When it opened in July, Bickett Market (219 Bickett Blvd., Raleigh, www.bickettmarket.com, 291-3286) set a clear course for itself as a sustainable farm-direct grocer and wholesaler. That was at the peak of the produce season, when shelves were stocked and products sold with relative ease.
Now that the days are colder and the local crops less varied, owner Jason Stegall says he has had to look for other ways to make a go of the business while attempting to remain true to the market's initial concept.
Up first is an array of cooking classes taught by local chef Ricky Moore. Stegall says the market has planned about a dozen courses, including one covering basic skills. Learn about vegetarian casseroles at 7 p.m. on Jan. 20 ($38) and eggs Benedict at 11 a.m. on Jan. 22 ($35). Also, between 1 and 5 p.m. on Jan. 22, the market hosts a Beer & Brat & Whole Pig BBQ Bash to benefit the Neuse River Golden Retriever Rescue. Tickets to that event are $25 and include samples of whole hog barbecue prepared by Bickett Market, beers by Fullsteam Brewery and brats by J. Betski's. To purchase tickets or to register for a cooking course, call the market or e-mail firstname.lastname@example.org.
For another venue that's diversified its offerings in order to draw more crowds, check out the North Carolina Museum of Art (2110 Blue Ridge Road, Raleigh, www.ncartmuseum.org, 839-NCMA). As part of its "Art in a Glass: Pairings of Beer, Food, and Culture" program, the museum will offer lectures, meals and tastings this winter.
This first, "American Beers with a Rockwell Twist," is at 6:30 p.m. on Jan. 22. Museum educator Joseph Covington will discuss a Rockwell painting and several images from Massachusetts, Rockwell's native state, which is now home to numerous craft breweries. After the lecture, try three beers from that area and a meal catered by Iris, the museum's in-house restaurant. Tickets—$60 for members and $65 for nonmembers—can be purchased by calling 664-6785.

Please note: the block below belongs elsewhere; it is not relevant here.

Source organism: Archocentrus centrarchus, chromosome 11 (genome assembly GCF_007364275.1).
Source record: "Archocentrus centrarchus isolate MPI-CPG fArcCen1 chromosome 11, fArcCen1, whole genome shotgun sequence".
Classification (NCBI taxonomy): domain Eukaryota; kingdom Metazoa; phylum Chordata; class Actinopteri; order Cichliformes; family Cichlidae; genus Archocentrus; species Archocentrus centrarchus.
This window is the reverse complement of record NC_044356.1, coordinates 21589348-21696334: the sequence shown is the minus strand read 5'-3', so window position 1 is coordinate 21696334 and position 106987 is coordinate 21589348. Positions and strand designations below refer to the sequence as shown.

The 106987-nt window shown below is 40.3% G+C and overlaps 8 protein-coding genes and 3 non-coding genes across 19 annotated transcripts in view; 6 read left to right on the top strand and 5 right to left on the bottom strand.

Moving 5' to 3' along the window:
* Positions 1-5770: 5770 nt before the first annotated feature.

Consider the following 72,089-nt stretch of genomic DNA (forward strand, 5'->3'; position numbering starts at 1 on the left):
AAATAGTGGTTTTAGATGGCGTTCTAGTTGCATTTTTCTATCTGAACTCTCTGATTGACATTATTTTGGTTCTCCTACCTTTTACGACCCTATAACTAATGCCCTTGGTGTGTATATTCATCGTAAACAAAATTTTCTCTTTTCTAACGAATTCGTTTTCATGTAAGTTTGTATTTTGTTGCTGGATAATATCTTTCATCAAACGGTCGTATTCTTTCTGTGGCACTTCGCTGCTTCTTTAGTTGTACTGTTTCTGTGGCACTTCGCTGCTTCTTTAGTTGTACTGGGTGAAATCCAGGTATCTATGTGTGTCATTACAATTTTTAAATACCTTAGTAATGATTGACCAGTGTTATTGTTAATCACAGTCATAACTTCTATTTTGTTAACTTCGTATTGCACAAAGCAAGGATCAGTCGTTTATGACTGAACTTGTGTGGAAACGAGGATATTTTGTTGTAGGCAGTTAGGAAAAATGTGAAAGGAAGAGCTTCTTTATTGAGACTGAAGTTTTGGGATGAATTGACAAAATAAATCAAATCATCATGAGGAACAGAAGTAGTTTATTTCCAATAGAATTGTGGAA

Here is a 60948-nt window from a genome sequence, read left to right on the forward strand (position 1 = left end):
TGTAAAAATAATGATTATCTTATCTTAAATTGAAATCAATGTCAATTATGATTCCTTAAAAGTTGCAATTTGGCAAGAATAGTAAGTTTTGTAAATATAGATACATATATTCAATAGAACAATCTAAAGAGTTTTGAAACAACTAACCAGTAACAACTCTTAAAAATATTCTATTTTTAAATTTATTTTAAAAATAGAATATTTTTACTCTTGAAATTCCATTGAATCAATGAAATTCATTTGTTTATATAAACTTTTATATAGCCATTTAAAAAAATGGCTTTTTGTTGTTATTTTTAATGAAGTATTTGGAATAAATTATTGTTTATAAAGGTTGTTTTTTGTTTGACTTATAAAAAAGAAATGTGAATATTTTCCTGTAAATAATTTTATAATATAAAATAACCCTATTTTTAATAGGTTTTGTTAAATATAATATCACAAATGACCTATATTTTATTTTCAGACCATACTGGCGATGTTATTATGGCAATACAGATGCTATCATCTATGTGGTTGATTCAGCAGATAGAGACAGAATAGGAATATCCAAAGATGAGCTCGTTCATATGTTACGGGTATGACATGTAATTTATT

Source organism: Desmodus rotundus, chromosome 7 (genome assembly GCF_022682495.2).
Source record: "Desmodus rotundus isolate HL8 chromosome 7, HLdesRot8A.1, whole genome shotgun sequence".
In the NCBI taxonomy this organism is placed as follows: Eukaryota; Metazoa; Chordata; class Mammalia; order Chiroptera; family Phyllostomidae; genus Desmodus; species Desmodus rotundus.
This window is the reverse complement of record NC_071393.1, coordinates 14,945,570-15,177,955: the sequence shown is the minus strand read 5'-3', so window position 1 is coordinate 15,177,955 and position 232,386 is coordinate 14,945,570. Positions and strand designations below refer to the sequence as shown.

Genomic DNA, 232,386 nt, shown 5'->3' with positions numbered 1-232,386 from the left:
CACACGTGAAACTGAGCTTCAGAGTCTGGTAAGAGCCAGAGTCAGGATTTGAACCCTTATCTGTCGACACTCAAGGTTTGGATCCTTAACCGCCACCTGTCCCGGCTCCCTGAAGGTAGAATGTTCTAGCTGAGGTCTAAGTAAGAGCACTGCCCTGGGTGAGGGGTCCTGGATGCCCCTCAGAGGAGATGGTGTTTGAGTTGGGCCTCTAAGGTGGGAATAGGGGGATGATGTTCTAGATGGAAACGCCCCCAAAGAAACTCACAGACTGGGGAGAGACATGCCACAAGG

For sightseeing closer to home, sign up for Triangle Food Tour's newly established East 54 and Glen Lennox outing in Chapel Hill. The walking tour includes at least a half-dozen new and established restaurants in the area, with the next tour set for 3 p.m. on Feb. 19. Tickets are $30 and space is limited. For more information or to reserve a space, visit www.trianglefoodtour.com.
Also new to the Triangle is Bellini (2519 Fairview Road, Raleigh, www.belliniraleigh.com, 782-4908), which opened last month in the former home of Mangia. The restaurant is open every day for lunch and dinner, and features classic Italian entrées. In the lounge, look for small plates, from frog legs ($8) and truffle macoroni and cheese ($7) to kefta skewers ($8) and Spanish clams ($9). There are also martinis and, as you may have guessed, bellinis.
Last weekend, the Twittersphere lit up with the news that The New York Times had listed Durham—with such exotic locales as Kosovo, Zanzibar and Turkey—as one of 41 places to visit this year. Why? The food: Scratch, Parker & Otis, Rue Cler, Counter Culture Coffee and Revolution were all mentioned by name.